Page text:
Day 04: Chyamche-Taal-Dharapani(1950m)
Trek to Dharapani 5 hours Via Marsangdi Riaver and Nice waterfall and mountains view are visible.and Dharapani is Ending point of ma Manaslu Trekking also Manaslu mountain can be seen.stay overnight at lodge.
Day 05: Dharapani-Timang-Koto(2670m)
Continue walking to Koto through Bagarchap and Danaque steeply climb up to Temang .Mamansu and some others mountains are can be seen from here and gardual up and down to koto. It takes 6 hours walking then stay overnight at lodge.
Day 06: Koto-Dharmasala-Meta(3200m)
Today we entry restricted area of Narphu valley with pack lunch. Following the Nar Khola and Greenland forest .The trail is adventurous with rocky trail and long walk to Meta. It takes 8 hours walking then stay overnight at lodge.
Day 07: Meta-Kyang- Phu Village(4050m)
Today Trek to Phu village with pack Lunch and It is 7/8 walk via desert area and Typical local village of chyakhu and kyang village where people don't live whole months. gradual up and downhill to phu village. Seeing some mountains of Annapurna ranges. Stay overnight at lodge.
Day 08: Rest Day in Phu Village
after long walk from Meta today we take rest and explore the Tashi Gompa and around the villages. then stay overnight at same lodge.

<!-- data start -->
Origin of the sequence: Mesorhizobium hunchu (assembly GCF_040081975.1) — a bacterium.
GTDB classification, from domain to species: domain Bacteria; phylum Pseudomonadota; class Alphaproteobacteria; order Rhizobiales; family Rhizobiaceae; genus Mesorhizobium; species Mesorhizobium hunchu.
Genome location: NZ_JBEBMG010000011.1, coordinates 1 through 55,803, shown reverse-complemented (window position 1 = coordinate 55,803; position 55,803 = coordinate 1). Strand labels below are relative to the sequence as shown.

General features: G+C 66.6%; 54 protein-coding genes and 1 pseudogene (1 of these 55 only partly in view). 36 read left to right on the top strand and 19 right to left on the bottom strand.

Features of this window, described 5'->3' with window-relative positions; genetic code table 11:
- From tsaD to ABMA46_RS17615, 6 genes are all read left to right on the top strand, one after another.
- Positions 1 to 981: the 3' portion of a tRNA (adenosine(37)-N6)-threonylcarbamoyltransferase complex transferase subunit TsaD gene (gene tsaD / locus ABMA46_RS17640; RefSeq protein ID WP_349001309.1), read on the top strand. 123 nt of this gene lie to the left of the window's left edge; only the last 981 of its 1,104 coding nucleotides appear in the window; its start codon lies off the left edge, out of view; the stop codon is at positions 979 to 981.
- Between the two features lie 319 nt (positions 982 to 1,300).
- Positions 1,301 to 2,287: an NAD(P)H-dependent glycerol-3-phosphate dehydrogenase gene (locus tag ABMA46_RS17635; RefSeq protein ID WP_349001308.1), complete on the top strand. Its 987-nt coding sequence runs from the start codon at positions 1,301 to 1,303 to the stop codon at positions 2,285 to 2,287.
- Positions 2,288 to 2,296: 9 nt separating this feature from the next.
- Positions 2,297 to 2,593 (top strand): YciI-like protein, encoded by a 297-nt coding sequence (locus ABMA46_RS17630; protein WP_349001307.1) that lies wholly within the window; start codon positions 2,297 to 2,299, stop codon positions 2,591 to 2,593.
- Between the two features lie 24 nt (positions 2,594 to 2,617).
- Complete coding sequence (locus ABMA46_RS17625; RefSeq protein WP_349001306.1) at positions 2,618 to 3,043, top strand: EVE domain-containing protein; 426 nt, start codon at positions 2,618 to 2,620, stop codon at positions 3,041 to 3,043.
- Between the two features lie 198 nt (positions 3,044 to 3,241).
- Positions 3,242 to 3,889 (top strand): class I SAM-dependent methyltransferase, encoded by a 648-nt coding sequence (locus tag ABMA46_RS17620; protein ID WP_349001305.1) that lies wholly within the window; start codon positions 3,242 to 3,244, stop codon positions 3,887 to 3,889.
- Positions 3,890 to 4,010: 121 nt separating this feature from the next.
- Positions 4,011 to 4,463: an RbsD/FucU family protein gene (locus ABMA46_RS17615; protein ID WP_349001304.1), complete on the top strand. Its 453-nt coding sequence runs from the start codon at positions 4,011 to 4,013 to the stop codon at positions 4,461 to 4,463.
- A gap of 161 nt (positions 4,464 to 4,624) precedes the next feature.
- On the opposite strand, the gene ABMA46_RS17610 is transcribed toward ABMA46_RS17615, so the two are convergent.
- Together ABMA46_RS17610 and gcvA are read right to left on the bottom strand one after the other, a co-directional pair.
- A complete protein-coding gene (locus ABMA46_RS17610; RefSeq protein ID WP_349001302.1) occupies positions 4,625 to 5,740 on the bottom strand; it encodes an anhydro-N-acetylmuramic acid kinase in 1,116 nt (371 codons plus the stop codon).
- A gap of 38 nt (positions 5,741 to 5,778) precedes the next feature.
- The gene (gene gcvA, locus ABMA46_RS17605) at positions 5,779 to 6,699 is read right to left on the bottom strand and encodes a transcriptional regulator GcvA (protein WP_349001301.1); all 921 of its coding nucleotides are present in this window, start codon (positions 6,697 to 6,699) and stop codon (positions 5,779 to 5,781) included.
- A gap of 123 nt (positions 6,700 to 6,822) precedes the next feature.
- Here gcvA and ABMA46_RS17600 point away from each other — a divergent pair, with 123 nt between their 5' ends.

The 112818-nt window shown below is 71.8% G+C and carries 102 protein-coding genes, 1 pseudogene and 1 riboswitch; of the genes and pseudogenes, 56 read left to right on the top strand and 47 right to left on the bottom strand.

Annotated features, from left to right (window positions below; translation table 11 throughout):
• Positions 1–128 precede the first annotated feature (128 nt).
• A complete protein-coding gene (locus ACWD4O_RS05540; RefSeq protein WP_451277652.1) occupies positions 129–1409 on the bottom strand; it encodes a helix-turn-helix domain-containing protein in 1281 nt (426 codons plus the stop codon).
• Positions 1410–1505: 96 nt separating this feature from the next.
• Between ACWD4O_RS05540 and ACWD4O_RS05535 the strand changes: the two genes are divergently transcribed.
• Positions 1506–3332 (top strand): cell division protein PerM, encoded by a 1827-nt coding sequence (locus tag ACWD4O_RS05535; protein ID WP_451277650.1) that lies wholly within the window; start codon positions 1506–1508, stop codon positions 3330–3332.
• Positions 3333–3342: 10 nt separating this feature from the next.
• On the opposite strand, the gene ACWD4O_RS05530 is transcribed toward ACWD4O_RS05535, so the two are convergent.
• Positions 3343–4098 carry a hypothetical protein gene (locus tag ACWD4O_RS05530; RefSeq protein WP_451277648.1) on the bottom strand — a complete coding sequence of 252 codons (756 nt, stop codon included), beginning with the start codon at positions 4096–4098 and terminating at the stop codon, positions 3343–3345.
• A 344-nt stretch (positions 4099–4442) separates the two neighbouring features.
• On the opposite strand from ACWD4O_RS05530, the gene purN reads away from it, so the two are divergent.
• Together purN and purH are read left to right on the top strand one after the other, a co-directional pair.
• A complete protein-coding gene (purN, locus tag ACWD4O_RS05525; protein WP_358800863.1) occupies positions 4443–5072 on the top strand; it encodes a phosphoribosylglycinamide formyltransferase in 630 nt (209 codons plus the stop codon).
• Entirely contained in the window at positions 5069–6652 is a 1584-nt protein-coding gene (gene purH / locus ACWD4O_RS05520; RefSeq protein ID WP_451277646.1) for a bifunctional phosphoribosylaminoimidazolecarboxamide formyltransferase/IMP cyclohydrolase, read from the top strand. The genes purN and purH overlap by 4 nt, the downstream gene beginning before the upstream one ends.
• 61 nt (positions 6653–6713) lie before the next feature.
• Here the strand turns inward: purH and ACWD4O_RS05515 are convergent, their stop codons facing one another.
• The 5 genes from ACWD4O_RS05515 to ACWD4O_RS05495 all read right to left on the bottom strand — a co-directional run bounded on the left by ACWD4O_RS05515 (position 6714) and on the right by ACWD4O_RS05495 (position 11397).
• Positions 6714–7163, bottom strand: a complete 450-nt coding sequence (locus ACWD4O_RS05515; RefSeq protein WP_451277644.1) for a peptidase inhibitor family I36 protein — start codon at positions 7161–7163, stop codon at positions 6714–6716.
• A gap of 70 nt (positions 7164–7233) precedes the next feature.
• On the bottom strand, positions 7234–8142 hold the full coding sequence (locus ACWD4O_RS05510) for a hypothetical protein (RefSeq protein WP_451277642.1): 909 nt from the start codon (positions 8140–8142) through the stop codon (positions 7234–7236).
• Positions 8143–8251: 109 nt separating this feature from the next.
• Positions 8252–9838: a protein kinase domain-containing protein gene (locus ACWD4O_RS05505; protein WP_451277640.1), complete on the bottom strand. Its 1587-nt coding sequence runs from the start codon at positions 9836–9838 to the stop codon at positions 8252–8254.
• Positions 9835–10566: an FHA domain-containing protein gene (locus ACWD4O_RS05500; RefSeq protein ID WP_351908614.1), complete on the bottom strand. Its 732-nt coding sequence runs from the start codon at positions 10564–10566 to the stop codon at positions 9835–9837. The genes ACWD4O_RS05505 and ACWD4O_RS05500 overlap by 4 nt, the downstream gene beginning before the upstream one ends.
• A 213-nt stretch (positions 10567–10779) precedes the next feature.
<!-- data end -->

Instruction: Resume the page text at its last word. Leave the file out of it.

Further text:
Day 09: Excursion Day to Himlung Base camp
Today we hike to himlung base camp. 4/5 hours for both way. we walk through glacier and following the Phu River.Stay overnight at lodge.
Day 10: Phu Village-Mahendra Pul- Nar Village(4150m)
After Wonderful time in Phu village and Trek to Nar via satya gompa of Mahendra pul and climb up to Nar village. It takes 7/8 hours then stay overnight at lodge.
Day 11: Explore the Nar Village
Explore the Nar village including 4 monastery then stay overnight at same lodge.
Day 12: Nar Village-Kangla pass(5306- Ngawal(3675m)
Today is adventurous day and long day hike so get up early in the morning and head to Kangla pass. From pass you will see Annapurna massif ,and Trek down to Ngawal 8/9 hours walking and stay overnight at lodge.
Day 13: Ngawal-Manang(3540m)
Today is short walk to Manang Village .it is big villages and surrounding the Annapurna mountains. there are many site trips visit somewhere as you are interest.3 hours walking then stay overnight at lodge.
Day 14: Manang Acclimatization day.
We'll linger in Manang today for a much-needed acclimatization day. We'll keep our legs stretched with some scenic, peaceful day walks around the sprawling village. Not only will we see the sights, but we’ll gradually adjust to the altitude. At night time, we'll return to our guesthouse to rest up for a steeply-ascending leg of our trek.
Day 15: Manang to Yak Kharka. MANANG TO YAK KHARK (4050m, 4 hours)
Our trail ascends a steep, dizzying 500m to the Yak Kharka, and then up through the Tenki Manang as we exit the Marsyangi Valley. Continuing along the Jarsang Khola Valley, we reach Yak Kharka at 4,000m. As the name suggests, there are a lot of yaks here! The vegetation grows sparse, however, as we continue to hit higher altitudes.
Day 16: Yak Kharka to Thorong Phedi (4450m, 3/4 hours)
We'll climb high for about two hours before descending slightly to cross the river. It's all uphill again after that until we reach Thorong Phedi. Some of the newest guesthouses of our trek are located here. We'll be up extremely early tomorrow, so a full night of rest is important!
Day 17: Thorong Phedi to Muktinath via Thorong La Pass(5416m)(3800m, 6/7 hours)